However, the last five days of combat should put a serious dent in the reputation of this new Russian army. We should, however, try to understand why the Russians are struggling. First, the Russian army’s recent structural reforms do not appear to have been sufficient to the task at hand. Second, at the tactical and operational level, the Russians are failing to get the most out of their manpower and materiel advantage.
There has been much talk over the last ten years about the Russian army’s modernization and professionalization. After suffering severe neglect in the ’90s, during Russia’s post-Soviet financial crisis, the army began to reorganize and modernize with the strengthening of the Russian economy under Putin. First the army got smaller, at least compared to the Soviet Red Army, which allowed a higher per-soldier funding ratio than in previous eras. The Russians spent vast sums of money to modernize and improve their equipment and kit — everything from new models of main battle tanks to, in 2013, ordering Russian troopers to finally retire the traditional portyanki foot wraps and switch to socks.
But the Russians have also gone the wrong direction in some areas. In 2008, the Russian government cut the conscription term from 24 to twelve months. As Gil Barndollar, a former U.S. Marine infantry officer, wrote in 2020:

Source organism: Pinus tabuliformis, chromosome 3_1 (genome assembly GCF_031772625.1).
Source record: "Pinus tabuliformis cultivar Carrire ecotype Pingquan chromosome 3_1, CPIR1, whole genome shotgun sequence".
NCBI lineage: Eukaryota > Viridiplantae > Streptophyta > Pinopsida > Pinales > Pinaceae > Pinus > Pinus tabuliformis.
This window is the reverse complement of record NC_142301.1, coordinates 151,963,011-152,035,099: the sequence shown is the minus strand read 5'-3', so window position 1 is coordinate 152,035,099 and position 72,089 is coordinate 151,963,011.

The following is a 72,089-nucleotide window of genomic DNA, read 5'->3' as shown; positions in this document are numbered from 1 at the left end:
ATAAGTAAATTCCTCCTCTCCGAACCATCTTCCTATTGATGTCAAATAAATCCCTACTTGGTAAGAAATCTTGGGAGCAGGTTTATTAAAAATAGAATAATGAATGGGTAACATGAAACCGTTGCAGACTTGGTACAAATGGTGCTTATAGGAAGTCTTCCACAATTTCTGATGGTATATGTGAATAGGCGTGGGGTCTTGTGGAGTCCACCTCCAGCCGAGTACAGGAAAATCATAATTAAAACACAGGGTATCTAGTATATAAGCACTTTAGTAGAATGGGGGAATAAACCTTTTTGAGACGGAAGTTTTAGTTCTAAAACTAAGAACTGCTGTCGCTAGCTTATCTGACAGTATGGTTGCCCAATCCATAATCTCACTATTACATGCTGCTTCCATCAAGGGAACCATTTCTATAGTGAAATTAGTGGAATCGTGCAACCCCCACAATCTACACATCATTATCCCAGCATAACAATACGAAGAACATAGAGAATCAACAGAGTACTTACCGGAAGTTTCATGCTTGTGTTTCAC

Russia currently fields an active-duty military of just under 1 million men. Of this force, approximately 260,000 are conscripts and 410,000 are contract soldiers (kontraktniki). The shortened 12-month conscript term provides at most five months of utilization time for these servicemen. Conscripts remain about a quarter of the force even in elite commando (spetsnaz) units.
As anyone who has served in the military will tell you, twelve months is barely enough time to become proficient at simply being a rifleman. It’s nowhere near enough time for the average soldier to learn the skills required to be an effective small-unit leader.
Yes, the Russians have indeed made efforts to professionalize the officer and the NCO corps. Of course, non-commissioned officers (NCOs) have historically been a weakness of the Russian system. In the West, NCOs are the professional, experienced backbone of an army. They are expected to be experts in their military specialty (armor, mortars, infantry, logistics, etc.) and can thus be effective small-unit commanders at the squad and section level, as well as advisers to the commanders at the platoon and company level. In short, a Western army pairs a young infantry lieutenant with a grizzled staff sergeant; a U.S. Marine Corps company commander, usually a captain, will be paired with a gunnery sergeant and a first sergeant. The officer still holds the moral and legal authority and responsibility for his command — but he would be foolish to not listen to the advice and opinion of the unit’s senior NCOs.